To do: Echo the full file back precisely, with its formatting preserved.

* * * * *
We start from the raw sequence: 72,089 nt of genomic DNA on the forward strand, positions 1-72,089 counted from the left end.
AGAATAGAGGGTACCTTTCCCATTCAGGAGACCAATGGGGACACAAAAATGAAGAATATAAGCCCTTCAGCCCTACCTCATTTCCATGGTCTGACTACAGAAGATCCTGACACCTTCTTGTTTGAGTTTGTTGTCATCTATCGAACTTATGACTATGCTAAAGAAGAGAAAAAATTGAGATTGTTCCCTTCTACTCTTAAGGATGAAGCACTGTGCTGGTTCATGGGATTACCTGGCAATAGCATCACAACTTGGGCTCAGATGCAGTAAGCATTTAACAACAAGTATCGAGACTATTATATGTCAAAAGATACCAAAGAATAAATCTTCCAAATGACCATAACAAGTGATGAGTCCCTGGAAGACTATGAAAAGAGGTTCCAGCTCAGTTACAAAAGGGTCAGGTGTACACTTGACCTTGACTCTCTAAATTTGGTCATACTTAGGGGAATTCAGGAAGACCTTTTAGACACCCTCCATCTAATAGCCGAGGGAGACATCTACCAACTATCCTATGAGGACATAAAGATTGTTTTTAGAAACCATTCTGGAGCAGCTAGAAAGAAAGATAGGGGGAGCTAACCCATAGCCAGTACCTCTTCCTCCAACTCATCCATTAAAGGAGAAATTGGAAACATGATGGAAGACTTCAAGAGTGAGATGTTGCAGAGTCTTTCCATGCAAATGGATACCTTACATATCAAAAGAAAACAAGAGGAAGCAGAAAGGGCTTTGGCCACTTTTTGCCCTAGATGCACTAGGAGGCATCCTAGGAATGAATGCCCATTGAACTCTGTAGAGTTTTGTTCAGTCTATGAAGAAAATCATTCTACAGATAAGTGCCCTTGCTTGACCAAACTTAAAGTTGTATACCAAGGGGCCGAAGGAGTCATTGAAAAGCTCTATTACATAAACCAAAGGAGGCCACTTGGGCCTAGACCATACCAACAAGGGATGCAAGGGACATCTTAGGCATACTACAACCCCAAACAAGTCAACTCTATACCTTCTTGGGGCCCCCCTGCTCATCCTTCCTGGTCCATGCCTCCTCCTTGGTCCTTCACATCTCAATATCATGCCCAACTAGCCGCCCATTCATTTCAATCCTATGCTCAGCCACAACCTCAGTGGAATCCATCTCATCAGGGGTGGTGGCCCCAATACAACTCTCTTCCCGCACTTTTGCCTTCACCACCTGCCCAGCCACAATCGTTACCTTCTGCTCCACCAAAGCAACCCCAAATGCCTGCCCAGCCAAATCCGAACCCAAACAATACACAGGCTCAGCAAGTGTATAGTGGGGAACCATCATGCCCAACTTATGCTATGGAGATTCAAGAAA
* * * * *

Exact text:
We start from the raw sequence: 72,089 nt of genomic DNA on the forward strand, positions 1-72,089 counted from the left end.
AGAATAGAGGGTACCTTTCCCATTCAGGAGACCAATGGGGACACAAAAATGAAGAATATAAGCCCTTCAGCCCTACCTCATTTCCATGGTCTGACTACAGAAGATCCTGACACCTTCTTGTTTGAGTTTGTTGTCATCTATCGAACTTATGACTATGCTAAAGAAGAGAAAAAATTGAGATTGTTCCCTTCTACTCTTAAGGATGAAGCACTGTGCTGGTTCATGGGATTACCTGGCAATAGCATCACAACTTGGGCTCAGATGCAGTAAGCATTTAACAACAAGTATCGAGACTATTATATGTCAAAAGATACCAAAGAATAAATCTTCCAAATGACCATAACAAGTGATGAGTCCCTGGAAGACTATGAAAAGAGGTTCCAGCTCAGTTACAAAAGGGTCAGGTGTACACTTGACCTTGACTCTCTAAATTTGGTCATACTTAGGGGAATTCAGGAAGACCTTTTAGACACCCTCCATCTAATAGCCGAGGGAGACATCTACCAACTATCCTATGAGGACATAAAGATTGTTTTTAGAAACCATTCTGGAGCAGCTAGAAAGAAAGATAGGGGGAGCTAACCCATAGCCAGTACCTCTTCCTCCAACTCATCCATTAAAGGAGAAATTGGAAACATGATGGAAGACTTCAAGAGTGAGATGTTGCAGAGTCTTTCCATGCAAATGGATACCTTACATATCAAAAGAAAACAAGAGGAAGCAGAAAGGGCTTTGGCCACTTTTTGCCCTAGATGCACTAGGAGGCATCCTAGGAATGAATGCCCATTGAACTCTGTAGAGTTTTGTTCAGTCTATGAAGAAAATCATTCTACAGATAAGTGCCCTTGCTTGACCAAACTTAAAGTTGTATACCAAGGGGCCGAAGGAGTCATTGAAAAGCTCTATTACATAAACCAAAGGAGGCCACTTGGGCCTAGACCATACCAACAAGGGATGCAAGGGACATCTTAGGCATACTACAACCCCAAACAAGTCAACTCTATACCTTCTTGGGGCCCCCCTGCTCATCCTTCCTGGTCCATGCCTCCTCCTTGGTCCTTCACATCTCAATATCATGCCCAACTAGCCGCCCATTCATTTCAATCCTATGCTCAGCCACAACCTCAGTGGAATCCATCTCATCAGGGGTGGTGGCCCCAATACAACTCTCTTCCCGCACTTTTGCCTTCACCACCTGCCCAGCCACAATCGTTACCTTCTGCTCCACCAAAGCAACCCCAAATGCCTGCCCAGCCAAATCCGAACCCAAACAATACACAGGCTCAGCAAGTGTATAGTGGGGAACCATCATGCCCAACTTATGCTATGGAGATTCAAGAAA